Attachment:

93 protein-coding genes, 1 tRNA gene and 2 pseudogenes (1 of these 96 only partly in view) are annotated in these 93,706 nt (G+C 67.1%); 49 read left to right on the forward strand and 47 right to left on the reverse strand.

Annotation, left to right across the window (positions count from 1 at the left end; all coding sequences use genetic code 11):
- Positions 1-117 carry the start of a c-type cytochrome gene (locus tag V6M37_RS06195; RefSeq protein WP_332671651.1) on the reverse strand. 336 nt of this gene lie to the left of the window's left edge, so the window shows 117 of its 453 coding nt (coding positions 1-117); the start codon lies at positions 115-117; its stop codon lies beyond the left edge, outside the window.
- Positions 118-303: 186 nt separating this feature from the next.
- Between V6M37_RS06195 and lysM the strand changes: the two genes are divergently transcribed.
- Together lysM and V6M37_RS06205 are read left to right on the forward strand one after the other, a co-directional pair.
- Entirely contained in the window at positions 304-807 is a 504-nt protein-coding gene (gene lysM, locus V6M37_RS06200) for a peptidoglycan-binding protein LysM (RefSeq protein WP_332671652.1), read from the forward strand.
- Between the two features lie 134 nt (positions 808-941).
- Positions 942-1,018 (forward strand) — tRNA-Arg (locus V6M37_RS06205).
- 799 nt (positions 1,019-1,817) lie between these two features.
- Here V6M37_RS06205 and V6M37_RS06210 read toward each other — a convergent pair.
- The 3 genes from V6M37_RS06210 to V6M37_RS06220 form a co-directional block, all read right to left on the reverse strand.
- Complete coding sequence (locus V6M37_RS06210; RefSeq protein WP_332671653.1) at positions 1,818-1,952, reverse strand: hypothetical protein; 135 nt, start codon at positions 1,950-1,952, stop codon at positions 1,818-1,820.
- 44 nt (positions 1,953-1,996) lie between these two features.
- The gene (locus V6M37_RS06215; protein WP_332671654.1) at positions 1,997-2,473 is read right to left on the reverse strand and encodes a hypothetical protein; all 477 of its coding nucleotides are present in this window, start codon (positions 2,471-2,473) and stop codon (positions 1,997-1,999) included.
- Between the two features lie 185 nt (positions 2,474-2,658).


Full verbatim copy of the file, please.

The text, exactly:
93 protein-coding genes, 1 tRNA gene and 2 pseudogenes (1 of these 96 only partly in view) are annotated in these 93,706 nt (G+C 67.1%); 49 read left to right on the forward strand and 47 right to left on the reverse strand.

Annotation, left to right across the window (positions count from 1 at the left end; all coding sequences use genetic code 11):
- Positions 1-117 carry the start of a c-type cytochrome gene (locus tag V6M37_RS06195; RefSeq protein WP_332671651.1) on the reverse strand. 336 nt of this gene lie to the left of the window's left edge, so the window shows 117 of its 453 coding nt (coding positions 1-117); the start codon lies at positions 115-117; its stop codon lies beyond the left edge, outside the window.
- Positions 118-303: 186 nt separating this feature from the next.
- Between V6M37_RS06195 and lysM the strand changes: the two genes are divergently transcribed.
- Together lysM and V6M37_RS06205 are read left to right on the forward strand one after the other, a co-directional pair.
- Entirely contained in the window at positions 304-807 is a 504-nt protein-coding gene (gene lysM, locus V6M37_RS06200) for a peptidoglycan-binding protein LysM (RefSeq protein WP_332671652.1), read from the forward strand.
- Between the two features lie 134 nt (positions 808-941).
- Positions 942-1,018 (forward strand) — tRNA-Arg (locus V6M37_RS06205).
- 799 nt (positions 1,019-1,817) lie between these two features.
- Here V6M37_RS06205 and V6M37_RS06210 read toward each other — a convergent pair.
- The 3 genes from V6M37_RS06210 to V6M37_RS06220 form a co-directional block, all read right to left on the reverse strand.
- Complete coding sequence (locus V6M37_RS06210; RefSeq protein WP_332671653.1) at positions 1,818-1,952, reverse strand: hypothetical protein; 135 nt, start codon at positions 1,950-1,952, stop codon at positions 1,818-1,820.
- 44 nt (positions 1,953-1,996) lie between these two features.
- The gene (locus V6M37_RS06215; protein WP_332671654.1) at positions 1,997-2,473 is read right to left on the reverse strand and encodes a hypothetical protein; all 477 of its coding nucleotides are present in this window, start codon (positions 2,471-2,473) and stop codon (positions 1,997-1,999) included.
- Between the two features lie 185 nt (positions 2,474-2,658).